Personally I think Linux is crap. At least from a desktop point of view for getting general office productivity done. But as a server, Microsoft needs to worry. I think they have an uphill climb to win the argument that Windows is less expensive than Linux due to TCO (total cost of ownership) because that is only true while Linux specialists are hard to come by and hence can charge a premium for knowing the arcane ways of Linux.
The real problem with Windows on the server is cost per license combined with scalability. Microsoft has increasingly closed the door on third parties being able to extend Windows.
To use a basketball analogy, it's like when you're playing a 4 on 4 game and your team is losing. There is that temptation, when you think you're the best player on the team, to try to do it all yourself. In the end though you'll lose. I think there's an argument to be made that Microsoft is suffering a bit from that. Rather than just open the door further and let third parties provide solutions, Microsoft seems paranoid about security in the wrong places.
For instance, a lot of what makes Linux appealing for IT people is its transparency. It's "simple" if not user friendly. Stardock's a Microsoft shop and the difference between doing dynamic pages where you have X.wincustomize.com on IIS versus what you can do on Linux out of the box is just one example of where Microsoft envisions the OS being used in specific ways and tailoring the OS for that. In contrast, Linux, because of its open development structure tends to not have any particular focus which has the good side of making easier to mold to a specific use.
Longhorn, from what we've seen early on, has us concerned because it may be going even further in that direction. Microsoft recently made an announcement saying that nearly half of all Windows crashes were due to non Microsoft code. The inference, to me, was that if only people would stop using crappy third party software Windows would be perfect. Of course, that's absurd. It ignores that there's a lot more third party software being run than Microsoft and yet Microsoft's code seems to cause the majority of the crashes. But worse, it's the entire attitude that third party software developers are a pain for them.
The security craze is really what's driving things right now over there combined with a concern that Linux is making in roads. Put together, it's creating a mindset, at least from here, in which third parties are really just a potential security issue that they wish would go away. I could be wrong on that but consider this -- Windows XP bundled zip, image management, CD burning, instant messaging, movie making, skinning, and other software which cuts many developers off at the knees. Longhorn is scheduled to come with a built in database layer on top of NTFS, DVD burning, and virus scanning. And that's with 2 more years at least before release, who knows what they'll add in the meantime.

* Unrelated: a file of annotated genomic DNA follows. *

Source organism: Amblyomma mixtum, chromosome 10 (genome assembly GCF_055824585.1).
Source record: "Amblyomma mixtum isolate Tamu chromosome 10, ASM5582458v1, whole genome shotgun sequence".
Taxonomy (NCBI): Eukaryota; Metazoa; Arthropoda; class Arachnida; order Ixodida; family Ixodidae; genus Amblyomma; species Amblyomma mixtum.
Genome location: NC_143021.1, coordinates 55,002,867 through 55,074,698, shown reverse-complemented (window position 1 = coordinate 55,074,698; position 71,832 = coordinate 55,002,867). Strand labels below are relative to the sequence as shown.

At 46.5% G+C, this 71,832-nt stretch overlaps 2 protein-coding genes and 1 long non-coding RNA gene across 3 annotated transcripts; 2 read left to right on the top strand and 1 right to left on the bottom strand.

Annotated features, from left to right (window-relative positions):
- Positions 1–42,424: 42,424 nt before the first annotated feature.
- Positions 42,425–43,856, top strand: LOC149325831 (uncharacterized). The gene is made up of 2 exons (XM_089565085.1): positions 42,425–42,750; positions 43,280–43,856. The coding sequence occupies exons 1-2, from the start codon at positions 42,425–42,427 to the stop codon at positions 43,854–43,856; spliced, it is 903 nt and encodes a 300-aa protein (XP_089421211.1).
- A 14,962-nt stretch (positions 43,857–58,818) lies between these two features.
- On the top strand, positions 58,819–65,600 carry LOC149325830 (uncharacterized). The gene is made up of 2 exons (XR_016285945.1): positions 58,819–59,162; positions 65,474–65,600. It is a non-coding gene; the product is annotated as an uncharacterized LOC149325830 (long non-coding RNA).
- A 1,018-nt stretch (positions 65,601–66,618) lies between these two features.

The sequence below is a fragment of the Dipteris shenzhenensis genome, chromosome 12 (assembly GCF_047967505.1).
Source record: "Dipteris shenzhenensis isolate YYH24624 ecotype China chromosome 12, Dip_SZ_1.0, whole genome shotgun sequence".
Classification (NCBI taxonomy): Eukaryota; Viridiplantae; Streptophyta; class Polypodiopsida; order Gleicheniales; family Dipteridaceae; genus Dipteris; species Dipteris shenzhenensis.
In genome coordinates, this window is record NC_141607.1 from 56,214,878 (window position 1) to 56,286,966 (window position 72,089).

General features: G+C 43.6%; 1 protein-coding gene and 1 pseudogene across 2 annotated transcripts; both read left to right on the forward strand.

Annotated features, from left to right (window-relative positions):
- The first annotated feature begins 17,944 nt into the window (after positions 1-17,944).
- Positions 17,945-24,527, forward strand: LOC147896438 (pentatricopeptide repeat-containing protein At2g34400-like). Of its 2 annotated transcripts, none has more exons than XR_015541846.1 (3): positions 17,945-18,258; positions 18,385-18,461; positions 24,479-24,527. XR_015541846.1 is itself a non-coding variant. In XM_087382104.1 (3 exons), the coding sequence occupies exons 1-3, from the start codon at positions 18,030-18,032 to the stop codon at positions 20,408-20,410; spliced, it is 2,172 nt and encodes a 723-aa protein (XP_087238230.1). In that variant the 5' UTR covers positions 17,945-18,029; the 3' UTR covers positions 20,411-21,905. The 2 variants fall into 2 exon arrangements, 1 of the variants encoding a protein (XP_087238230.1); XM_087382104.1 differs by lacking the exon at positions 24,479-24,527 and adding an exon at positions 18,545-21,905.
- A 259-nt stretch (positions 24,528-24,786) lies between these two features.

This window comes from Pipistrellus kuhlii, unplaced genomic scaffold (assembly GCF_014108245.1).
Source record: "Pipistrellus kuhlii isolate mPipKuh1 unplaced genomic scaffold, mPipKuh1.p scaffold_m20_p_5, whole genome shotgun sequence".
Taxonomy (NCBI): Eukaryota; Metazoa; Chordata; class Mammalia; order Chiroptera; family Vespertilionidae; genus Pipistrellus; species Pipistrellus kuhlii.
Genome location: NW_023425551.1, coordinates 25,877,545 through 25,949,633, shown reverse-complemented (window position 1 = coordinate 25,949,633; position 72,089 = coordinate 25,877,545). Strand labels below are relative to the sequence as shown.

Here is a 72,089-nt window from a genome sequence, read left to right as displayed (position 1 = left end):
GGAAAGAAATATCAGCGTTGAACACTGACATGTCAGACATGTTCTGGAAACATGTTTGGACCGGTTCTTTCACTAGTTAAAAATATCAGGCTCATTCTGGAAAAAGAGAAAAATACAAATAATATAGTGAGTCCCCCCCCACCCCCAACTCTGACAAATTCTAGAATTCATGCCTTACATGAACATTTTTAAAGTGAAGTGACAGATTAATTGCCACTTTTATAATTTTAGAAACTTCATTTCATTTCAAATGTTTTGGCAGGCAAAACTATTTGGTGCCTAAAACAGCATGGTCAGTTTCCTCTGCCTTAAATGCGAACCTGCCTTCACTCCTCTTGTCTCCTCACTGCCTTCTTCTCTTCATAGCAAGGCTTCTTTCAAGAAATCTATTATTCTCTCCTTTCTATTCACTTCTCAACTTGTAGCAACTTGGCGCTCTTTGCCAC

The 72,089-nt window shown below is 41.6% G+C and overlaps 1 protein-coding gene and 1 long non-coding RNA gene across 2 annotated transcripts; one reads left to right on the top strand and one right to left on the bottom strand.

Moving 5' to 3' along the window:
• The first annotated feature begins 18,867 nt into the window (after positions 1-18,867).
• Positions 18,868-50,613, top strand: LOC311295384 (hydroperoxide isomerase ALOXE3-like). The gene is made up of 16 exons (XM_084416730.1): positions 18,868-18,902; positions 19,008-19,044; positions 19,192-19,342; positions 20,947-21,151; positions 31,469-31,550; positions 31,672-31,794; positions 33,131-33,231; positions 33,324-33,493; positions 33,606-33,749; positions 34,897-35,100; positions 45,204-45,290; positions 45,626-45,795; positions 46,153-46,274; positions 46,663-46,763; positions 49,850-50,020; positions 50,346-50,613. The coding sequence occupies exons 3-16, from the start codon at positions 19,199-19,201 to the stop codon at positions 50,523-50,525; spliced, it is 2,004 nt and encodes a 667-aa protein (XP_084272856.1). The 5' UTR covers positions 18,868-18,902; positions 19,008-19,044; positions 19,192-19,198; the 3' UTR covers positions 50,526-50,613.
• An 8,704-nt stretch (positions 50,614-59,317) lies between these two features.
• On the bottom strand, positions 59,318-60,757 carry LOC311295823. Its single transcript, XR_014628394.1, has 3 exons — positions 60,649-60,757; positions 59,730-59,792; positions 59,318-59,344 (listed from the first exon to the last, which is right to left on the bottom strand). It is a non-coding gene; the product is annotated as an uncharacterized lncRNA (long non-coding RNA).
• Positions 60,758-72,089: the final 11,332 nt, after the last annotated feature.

But it gets worse than just the bundling. In the name of security, there are talks of making much hard to extend the OS. Hooks and other ways third parties use to extend the base feature set of the OS may be taken away to make the OS secure (yea because that's where all those viruses come from! system hooks! Not say Outlook Express email attachments and vulnerabilities in protocols...). This won't have much affect on companies with the resources (i.e. money) to spend the time to "do it right" (i.e. Stardock) but it'll close the door on freeware and many shareware developers who just don't have the time or knowledge to navigate the maze of security or digital signing licensing or whatever to make innovative new stuff.
Consider this: If Instant Messaging hadn't already been invented and Longhorn came out as currently planned you'd not likely see it because instant messaging relies on a keyboard/mouse hook to determine when a user is at their machine. Now Longhorn is likely to allow such hooks still because of instant messaging but that's just the point, who knows what other things that won't be possible because of this kind of "security".
And as a result, these developers are going to increasingly move to Linux. You can see this already. I know of a few Fortune 100 companies who are moving to Linux on the desktop as well as the server because Linux is easier for them to customize.
Microsoft, in essence, is helping build Linux without realizing it.
So Microsoft fights back using the same tactics they used with OS/2. Except those tactics won't work this time because Microsoft won primarily for 2 reasons: 1) They convinced third parties not to write for OS/2 -- that their better opportunity was with Win32 and 2) They made it cheaper to bundle Windows. You can't convince third parties to write to Win32 when Microsoft continually cuts them down through bundling or removing their ability to do things with the OS that Microsoft hadn't already thought of. And Windows can't be cheaper than free.
So now they're moving to the total cost of ownership argument which only work as long as Linux remains hard to use (relatively) and the number of people familiar with it remains low. And Windows is no panacea. I still can't figure out how to get Active Directory to work across domain controllers.
If I were emperor of Microsoft I would be focusing on creating the APIs that open the door to third parties to create the next generation software rather than trying to have it all. I would also suggest trying to develop Windows such that it works more generically. Don't try to envision how it's going to be used all the time and make it difficult to use in ways that MS's team didn't think of.
Just my 2 cents. BTW, I also don't think the security issues in Windows are Microsoft's fault but I'll get to that in my next article.